Japanese Prime Minister Shinzo Abe pledged Sunday to push for changes to the country's pacifist constitution—a move likely to stir unease in both the countries, which were among victims of Tokyo’s 20th century militarism.
Abe was speaking at the annual convention of his Liberal Democratic Party (LDP), which adopted a wide-ranging action plan, including efforts to create an “independent constitution” to replace the U.S.-imposed postwar charter which bans the use of force in settling international disputes.
The ban limits the so-called Self-Defense Forces to a strictly defensive role and bars them from taking aggressive action.
The hawkish Abe has said Japan must redefine its rules of engagement to provide "an effective deterrent against North Korea and balance China’s growing military might".
Abe said in January he intends to change the constitution, by modifying an article which stipulates that amendments need a two-thirds majority in parliament.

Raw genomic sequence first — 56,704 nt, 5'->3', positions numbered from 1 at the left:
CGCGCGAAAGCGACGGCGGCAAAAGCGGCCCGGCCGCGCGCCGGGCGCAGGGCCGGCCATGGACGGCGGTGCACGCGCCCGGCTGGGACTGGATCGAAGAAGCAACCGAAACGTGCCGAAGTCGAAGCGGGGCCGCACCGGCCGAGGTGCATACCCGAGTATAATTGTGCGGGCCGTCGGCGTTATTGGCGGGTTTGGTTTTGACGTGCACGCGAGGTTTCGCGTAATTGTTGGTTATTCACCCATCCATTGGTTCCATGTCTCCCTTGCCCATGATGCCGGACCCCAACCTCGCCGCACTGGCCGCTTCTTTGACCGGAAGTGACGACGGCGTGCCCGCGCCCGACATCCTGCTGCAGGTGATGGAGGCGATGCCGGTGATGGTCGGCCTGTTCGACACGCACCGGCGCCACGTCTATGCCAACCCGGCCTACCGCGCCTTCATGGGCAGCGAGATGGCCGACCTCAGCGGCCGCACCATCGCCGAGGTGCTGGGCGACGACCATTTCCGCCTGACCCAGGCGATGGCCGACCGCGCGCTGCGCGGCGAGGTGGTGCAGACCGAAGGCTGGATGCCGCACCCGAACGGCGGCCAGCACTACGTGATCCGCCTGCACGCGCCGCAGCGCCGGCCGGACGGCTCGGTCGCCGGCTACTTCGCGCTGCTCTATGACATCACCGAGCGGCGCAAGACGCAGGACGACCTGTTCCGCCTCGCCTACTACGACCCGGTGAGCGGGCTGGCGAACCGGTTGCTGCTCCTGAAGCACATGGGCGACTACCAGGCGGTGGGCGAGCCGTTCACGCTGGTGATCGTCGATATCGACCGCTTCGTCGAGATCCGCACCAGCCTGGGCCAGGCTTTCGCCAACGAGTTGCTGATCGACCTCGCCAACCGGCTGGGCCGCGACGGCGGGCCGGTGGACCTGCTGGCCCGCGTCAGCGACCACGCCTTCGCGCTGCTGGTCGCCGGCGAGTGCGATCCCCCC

The LDP and its junior coalition partner New Komeito have a more-than two-thirds majority in the lower house, but New Komeito and some LDP factions are cautious about amendments.
The less powerful upper house is controlled by no single party, but the opposition Democratic Party of Japan has the greatest number of seats.
Elections for half the upper house seats must be held around July.
“We will definitely win through the (upper house) election and reestablish a proud Japan,” Abe told the convention.
The party action plan also reaffirmed Japan’s intention to join the U.S.-led Trans-Pacific Partnership free trade talks, despite persistent objections from farmers and others.
It said Japan will negotiate “in a manner which will protect national interests including the agriculture and fishery sector.”
“I will definitely protect Japan’s agriculture and food. I want you to trust me,” Abe said.